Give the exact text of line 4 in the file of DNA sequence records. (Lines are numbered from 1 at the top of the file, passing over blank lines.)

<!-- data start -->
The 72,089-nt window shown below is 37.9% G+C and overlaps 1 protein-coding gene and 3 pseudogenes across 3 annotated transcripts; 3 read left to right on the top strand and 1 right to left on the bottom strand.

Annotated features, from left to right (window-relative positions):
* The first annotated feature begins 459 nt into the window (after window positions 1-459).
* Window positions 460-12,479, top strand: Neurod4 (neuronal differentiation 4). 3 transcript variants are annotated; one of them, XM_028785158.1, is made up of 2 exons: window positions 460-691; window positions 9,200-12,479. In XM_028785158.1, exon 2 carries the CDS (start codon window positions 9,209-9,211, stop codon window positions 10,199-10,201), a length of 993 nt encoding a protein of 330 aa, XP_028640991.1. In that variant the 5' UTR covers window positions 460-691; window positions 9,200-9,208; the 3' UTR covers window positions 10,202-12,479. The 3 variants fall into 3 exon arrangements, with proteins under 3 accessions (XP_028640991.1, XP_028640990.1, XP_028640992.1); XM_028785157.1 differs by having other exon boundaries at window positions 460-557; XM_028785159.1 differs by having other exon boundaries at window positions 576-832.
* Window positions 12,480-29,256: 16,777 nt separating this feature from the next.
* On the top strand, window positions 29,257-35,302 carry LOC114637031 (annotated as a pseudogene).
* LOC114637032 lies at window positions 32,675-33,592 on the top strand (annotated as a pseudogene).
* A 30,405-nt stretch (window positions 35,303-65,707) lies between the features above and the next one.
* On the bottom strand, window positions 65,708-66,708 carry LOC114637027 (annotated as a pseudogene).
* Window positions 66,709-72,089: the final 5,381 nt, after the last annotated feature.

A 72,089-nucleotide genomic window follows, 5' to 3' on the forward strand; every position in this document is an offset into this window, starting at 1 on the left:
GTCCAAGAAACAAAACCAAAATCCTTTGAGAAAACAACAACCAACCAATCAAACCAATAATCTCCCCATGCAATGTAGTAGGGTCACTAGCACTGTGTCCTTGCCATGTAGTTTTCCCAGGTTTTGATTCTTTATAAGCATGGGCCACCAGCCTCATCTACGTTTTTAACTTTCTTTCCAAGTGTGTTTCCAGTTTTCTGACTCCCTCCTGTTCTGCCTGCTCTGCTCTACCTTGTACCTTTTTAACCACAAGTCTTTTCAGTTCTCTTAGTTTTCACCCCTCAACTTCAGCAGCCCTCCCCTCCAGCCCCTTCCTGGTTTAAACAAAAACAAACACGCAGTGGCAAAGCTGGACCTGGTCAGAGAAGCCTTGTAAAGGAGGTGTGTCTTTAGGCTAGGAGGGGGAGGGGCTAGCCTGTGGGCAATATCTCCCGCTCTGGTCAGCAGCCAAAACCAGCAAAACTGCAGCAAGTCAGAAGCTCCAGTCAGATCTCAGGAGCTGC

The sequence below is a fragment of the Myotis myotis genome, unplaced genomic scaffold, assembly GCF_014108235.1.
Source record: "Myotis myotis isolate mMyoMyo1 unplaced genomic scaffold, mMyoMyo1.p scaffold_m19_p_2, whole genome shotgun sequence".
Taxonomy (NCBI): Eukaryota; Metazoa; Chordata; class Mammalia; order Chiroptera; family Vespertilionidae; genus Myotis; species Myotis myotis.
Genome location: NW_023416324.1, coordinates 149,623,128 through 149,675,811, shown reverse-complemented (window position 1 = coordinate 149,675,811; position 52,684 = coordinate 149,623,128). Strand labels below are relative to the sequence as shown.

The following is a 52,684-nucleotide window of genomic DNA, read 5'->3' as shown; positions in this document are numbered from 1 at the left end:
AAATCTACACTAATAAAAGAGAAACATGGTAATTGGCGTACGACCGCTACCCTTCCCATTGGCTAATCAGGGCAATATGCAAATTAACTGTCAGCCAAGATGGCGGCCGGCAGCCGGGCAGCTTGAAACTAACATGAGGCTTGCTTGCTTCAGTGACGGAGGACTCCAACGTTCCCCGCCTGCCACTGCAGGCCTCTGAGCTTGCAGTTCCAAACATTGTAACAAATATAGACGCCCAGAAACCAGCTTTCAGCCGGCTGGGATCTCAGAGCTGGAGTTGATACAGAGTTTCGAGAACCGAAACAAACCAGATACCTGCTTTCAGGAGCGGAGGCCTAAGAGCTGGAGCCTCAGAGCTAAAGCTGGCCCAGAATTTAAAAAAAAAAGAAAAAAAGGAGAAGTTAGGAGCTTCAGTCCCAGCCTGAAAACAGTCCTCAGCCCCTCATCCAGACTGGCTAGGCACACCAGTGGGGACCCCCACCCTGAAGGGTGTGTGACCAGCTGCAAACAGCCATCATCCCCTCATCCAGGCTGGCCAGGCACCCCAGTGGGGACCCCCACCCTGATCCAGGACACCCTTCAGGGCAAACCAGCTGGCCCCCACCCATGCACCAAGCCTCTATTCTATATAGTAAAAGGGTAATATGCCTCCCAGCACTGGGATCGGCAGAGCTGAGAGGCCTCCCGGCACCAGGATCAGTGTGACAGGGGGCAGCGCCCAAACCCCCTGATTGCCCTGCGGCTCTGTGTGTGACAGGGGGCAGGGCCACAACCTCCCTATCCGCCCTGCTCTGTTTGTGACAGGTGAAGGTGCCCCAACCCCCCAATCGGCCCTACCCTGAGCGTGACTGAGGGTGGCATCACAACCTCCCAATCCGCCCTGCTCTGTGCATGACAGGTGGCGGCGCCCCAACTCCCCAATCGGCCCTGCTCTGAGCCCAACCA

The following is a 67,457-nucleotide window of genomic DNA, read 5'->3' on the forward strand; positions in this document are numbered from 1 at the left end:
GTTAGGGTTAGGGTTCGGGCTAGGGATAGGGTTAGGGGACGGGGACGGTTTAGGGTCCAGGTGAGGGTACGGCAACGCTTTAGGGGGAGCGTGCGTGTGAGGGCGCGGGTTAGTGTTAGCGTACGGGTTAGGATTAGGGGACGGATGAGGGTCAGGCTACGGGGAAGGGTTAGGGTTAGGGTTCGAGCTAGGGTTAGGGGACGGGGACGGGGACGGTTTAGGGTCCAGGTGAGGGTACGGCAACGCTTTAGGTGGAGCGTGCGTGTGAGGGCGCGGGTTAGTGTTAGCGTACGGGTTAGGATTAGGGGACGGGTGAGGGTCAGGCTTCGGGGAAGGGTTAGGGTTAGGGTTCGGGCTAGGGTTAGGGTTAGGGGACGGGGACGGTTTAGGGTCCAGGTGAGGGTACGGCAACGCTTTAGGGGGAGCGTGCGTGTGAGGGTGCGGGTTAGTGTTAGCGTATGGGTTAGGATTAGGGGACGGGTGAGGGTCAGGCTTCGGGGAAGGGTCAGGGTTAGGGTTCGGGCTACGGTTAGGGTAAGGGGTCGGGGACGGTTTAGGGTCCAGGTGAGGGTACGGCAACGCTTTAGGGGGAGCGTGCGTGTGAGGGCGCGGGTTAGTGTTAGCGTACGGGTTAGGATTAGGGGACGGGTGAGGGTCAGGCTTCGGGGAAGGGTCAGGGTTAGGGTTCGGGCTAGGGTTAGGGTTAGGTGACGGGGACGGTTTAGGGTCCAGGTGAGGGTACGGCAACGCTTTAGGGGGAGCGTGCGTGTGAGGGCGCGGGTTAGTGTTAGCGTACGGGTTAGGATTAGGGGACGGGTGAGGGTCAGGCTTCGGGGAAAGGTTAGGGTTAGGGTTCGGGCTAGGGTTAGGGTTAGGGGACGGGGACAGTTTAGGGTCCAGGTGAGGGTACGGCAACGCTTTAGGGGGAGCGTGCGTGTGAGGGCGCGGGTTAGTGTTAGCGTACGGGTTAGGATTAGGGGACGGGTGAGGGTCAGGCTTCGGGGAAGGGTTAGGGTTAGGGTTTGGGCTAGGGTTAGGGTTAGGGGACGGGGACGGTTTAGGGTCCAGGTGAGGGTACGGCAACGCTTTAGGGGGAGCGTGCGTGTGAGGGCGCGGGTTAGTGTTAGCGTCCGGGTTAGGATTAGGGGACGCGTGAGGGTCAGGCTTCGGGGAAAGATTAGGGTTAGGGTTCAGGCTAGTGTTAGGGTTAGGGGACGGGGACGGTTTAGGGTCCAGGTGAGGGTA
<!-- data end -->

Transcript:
* Window positions 460-12,479, top strand: Neurod4 (neuronal differentiation 4). 3 transcript variants are annotated; one of them, XM_028785158.1, is made up of 2 exons: window positions 460-691; window positions 9,200-12,479. In XM_028785158.1, exon 2 carries the CDS (start codon window positions 9,209-9,211, stop codon window positions 10,199-10,201), a length of 993 nt encoding a protein of 330 aa, XP_028640991.1. In that variant the 5' UTR covers window positions 460-691; window positions 9,200-9,208; the 3' UTR covers window positions 10,202-12,479. The 3 variants fall into 3 exon arrangements, with proteins under 3 accessions (XP_028640991.1, XP_028640990.1, XP_028640992.1); XM_028785157.1 differs by having other exon boundaries at window positions 460-557; XM_028785159.1 differs by having other exon boundaries at window positions 576-832.